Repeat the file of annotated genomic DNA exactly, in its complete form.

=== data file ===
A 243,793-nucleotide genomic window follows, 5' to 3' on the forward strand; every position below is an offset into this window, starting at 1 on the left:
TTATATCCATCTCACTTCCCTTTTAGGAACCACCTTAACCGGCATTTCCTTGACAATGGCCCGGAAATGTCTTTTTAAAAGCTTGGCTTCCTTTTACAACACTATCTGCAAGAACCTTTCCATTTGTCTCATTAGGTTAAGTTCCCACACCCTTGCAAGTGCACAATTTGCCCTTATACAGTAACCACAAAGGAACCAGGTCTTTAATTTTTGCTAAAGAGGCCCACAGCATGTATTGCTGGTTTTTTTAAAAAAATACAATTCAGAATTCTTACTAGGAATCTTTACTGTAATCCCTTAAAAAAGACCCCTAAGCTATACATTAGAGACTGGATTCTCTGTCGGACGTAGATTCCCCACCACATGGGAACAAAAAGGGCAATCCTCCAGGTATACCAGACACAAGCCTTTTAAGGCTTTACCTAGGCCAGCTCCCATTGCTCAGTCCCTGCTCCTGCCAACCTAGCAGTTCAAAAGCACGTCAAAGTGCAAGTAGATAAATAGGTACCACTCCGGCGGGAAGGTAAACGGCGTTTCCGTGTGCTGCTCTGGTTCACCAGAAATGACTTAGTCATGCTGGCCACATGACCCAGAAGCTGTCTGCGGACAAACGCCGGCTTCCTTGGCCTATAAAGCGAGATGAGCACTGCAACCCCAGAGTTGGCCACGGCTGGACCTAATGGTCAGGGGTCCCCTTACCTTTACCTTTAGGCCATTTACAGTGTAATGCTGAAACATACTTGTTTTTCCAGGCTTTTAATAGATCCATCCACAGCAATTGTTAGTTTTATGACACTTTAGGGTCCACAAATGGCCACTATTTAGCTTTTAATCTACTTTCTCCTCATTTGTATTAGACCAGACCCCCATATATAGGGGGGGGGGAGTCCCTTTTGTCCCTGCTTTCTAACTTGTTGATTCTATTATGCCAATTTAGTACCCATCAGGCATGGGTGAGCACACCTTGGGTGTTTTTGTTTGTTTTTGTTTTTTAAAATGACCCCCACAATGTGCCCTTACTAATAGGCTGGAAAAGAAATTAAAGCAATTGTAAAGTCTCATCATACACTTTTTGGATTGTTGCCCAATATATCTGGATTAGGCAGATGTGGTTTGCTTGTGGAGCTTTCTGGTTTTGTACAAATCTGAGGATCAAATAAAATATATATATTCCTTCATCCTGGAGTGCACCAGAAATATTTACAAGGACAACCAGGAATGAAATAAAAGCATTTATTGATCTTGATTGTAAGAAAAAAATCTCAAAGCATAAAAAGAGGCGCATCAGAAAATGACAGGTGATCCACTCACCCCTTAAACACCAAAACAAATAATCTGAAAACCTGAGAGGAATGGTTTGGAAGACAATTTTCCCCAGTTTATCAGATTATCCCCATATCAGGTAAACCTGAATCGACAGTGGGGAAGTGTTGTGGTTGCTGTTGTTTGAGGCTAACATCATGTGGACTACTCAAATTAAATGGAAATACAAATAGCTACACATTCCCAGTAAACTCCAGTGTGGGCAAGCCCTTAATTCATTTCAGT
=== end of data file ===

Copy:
A 243,793-nucleotide genomic window follows, 5' to 3' on the forward strand; every position below is an offset into this window, starting at 1 on the left:
TTATATCCATCTCACTTCCCTTTTAGGAACCACCTTAACCGGCATTTCCTTGACAATGGCCCGGAAATGTCTTTTTAAAAGCTTGGCTTCCTTTTACAACACTATCTGCAAGAACCTTTCCATTTGTCTCATTAGGTTAAGTTCCCACACCCTTGCAAGTGCACAATTTGCCCTTATACAGTAACCACAAAGGAACCAGGTCTTTAATTTTTGCTAAAGAGGCCCACAGCATGTATTGCTGGTTTTTTTAAAAAAATACAATTCAGAATTCTTACTAGGAATCTTTACTGTAATCCCTTAAAAAAGACCCCTAAGCTATACATTAGAGACTGGATTCTCTGTCGGACGTAGATTCCCCACCACATGGGAACAAAAAGGGCAATCCTCCAGGTATACCAGACACAAGCCTTTTAAGGCTTTACCTAGGCCAGCTCCCATTGCTCAGTCCCTGCTCCTGCCAACCTAGCAGTTCAAAAGCACGTCAAAGTGCAAGTAGATAAATAGGTACCACTCCGGCGGGAAGGTAAACGGCGTTTCCGTGTGCTGCTCTGGTTCACCAGAAATGACTTAGTCATGCTGGCCACATGACCCAGAAGCTGTCTGCGGACAAACGCCGGCTTCCTTGGCCTATAAAGCGAGATGAGCACTGCAACCCCAGAGTTGGCCACGGCTGGACCTAATGGTCAGGGGTCCCCTTACCTTTACCTTTAGGCCATTTACAGTGTAATGCTGAAACATACTTGTTTTTCCAGGCTTTTAATAGATCCATCCACAGCAATTGTTAGTTTTATGACACTTTAGGGTCCACAAATGGCCACTATTTAGCTTTTAATCTACTTTCTCCTCATTTGTATTAGACCAGACCCCCATATATAGGGGGGGGGGAGTCCCTTTTGTCCCTGCTTTCTAACTTGTTGATTCTATTATGCCAATTTAGTACCCATCAGGCATGGGTGAGCACACCTTGGGTGTTTTTGTTTGTTTTTGTTTTTTAAAATGACCCCCACAATGTGCCCTTACTAATAGGCTGGAAAAGAAATTAAAGCAATTGTAAAGTCTCATCATACACTTTTTGGATTGTTGCCCAATATATCTGGATTAGGCAGATGTGGTTTGCTTGTGGAGCTTTCTGGTTTTGTACAAATCTGAGGATCAAATAAAATATATATATTCCTTCATCCTGGAGTGCACCAGAAATATTTACAAGGACAACCAGGAATGAAATAAAAGCATTTATTGATCTTGATTGTAAGAAAAAAATCTCAAAGCATAAAAAGAGGCGCATCAGAAAATGACAGGTGATCCACTCACCCCTTAAACACCAAAACAAATAATCTGAAAACCTGAGAGGAATGGTTTGGAAGACAATTTTCCCCAGTTTATCAGATTATCCCCATATCAGGTAAACCTGAATCGACAGTGGGGAAGTGTTGTGGTTGCTGTTGTTTGAGGCTAACATCATGTGGACTACTCAAATTAAATGGAAATACAAATAGCTACACATTCCCAGTAAACTCCAGTGTGGGCAAGCCCTTAATTCATTTCAGT